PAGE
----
Molecular definition of 22q11 deletions in 151 velo-cardio-facial syndrome patients

C. Carlson, H. Sirotkin, R. Pandita, R. Goldberg, J. McKie, R. Wadey, S. R. Patanjali, S. M. Weissman, K. Anyane-Yeboa, D. Warburton, P. Scambler, R. Shprintzen, R. Kucherlapati, B. E. Morrow

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302 Scopus citations


Velo-cardio-facial syndrome (VCFS) is a relatively common developmental disorder characterized by craniofacial anomalies and conotruncal heart defects. Many VCFS patients have hemizygous deletions for a part of 22q11, suggesting that haploinsufficiency in this region is responsible for its etiology. Because most cases of VCFS are sporadic, portions of 22q11 may be prone to rearrangement. To understand the molecular basis for chromosomal deletions, we defined the extent of the deletion, by genotyping 151 VCFS patients and performing haplotype analysis on 105, using 15 consecutive polymorphic markers in 22q11. We found that 83% had a deletion and >90% of these had a similar ~3 Mb deletion, suggesting that sequences flanking the common breakpoints are susceptible to rearrangement. We found no correlation between the presence or size of the deletion and the phenotype. To further define the chromosomal breakpoints among the VCFS patients, we developed somatic hybrid cell lines from a set of VCFS patients. An 11-kb resolution physical map of a 1,080-kb region that includes deletion breakpoints was constructed, incorporating genes and expressed sequence tags (ESTs) isolated by the hybridization selection method. The ordered markers were used to examine the two separated copies of chromosome 22 in the somatic hybrid cell lines. In some cases, we were able to map the chromosome breakpoints within a single cosmid. A 480-kb critical region for VCFS has been delineated, including the genes for GSCL, CTP, CLTD, HIRA, and TMVCF, as well as a number of novel ordered ESTs.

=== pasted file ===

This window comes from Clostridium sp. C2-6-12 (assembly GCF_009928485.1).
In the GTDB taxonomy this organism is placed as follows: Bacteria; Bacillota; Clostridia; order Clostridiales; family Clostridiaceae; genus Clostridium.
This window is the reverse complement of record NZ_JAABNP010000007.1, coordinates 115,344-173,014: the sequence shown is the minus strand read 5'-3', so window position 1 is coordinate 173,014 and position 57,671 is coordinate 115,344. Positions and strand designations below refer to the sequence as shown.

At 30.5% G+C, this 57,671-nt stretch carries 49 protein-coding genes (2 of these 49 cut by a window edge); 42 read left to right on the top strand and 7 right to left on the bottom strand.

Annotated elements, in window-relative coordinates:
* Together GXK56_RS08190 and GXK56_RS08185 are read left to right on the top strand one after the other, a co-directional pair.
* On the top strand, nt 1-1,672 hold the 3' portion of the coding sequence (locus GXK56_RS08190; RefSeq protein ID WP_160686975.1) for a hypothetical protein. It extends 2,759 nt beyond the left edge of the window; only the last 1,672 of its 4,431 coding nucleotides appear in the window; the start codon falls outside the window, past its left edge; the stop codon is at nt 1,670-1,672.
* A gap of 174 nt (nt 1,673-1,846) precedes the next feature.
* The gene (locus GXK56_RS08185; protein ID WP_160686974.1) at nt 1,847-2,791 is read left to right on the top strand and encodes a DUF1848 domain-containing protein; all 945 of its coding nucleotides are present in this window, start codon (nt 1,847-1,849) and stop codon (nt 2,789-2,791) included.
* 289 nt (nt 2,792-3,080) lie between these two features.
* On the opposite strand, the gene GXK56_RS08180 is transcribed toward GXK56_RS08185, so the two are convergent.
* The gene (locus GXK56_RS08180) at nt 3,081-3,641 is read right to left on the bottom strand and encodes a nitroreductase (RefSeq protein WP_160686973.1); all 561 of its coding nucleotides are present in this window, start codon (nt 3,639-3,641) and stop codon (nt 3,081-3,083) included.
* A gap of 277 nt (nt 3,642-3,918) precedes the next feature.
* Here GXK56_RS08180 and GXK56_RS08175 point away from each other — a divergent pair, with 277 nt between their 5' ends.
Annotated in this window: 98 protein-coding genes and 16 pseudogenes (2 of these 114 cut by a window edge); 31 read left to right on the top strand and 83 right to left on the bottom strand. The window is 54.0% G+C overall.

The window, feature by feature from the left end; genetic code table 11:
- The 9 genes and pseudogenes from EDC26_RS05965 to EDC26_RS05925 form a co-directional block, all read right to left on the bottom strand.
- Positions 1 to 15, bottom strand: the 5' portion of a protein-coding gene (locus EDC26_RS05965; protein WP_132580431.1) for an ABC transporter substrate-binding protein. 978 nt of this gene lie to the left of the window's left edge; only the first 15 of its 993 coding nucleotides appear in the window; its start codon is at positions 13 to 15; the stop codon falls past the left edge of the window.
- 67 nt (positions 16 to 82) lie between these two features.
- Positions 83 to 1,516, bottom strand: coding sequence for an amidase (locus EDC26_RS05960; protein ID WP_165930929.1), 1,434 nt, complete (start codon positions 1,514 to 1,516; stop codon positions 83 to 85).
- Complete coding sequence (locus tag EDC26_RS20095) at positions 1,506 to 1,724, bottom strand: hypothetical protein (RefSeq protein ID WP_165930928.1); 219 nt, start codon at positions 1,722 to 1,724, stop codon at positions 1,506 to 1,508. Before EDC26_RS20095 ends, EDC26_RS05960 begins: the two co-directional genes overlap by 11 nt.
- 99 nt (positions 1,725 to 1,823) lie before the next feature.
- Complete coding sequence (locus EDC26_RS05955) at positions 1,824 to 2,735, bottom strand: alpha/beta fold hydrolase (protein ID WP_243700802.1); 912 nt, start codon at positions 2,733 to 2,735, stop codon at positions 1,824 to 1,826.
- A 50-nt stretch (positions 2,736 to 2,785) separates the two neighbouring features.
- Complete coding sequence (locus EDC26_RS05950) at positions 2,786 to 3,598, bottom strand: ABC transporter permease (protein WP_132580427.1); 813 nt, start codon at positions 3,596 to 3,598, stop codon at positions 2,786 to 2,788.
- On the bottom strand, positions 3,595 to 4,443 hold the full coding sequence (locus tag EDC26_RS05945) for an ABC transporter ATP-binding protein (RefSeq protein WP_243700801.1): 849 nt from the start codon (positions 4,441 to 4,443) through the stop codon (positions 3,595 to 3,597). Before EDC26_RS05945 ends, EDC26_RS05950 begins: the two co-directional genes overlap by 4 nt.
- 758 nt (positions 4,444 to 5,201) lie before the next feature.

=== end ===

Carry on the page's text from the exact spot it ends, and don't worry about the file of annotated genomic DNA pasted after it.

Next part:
Original languageEnglish (US)
Pages (from-to)620-629
Number of pages10
JournalAmerican Journal of Human Genetics
Issue number3
StatePublished - Sep 1997

ASJC Scopus subject areas

  • Genetics
  • Genetics(clinical)


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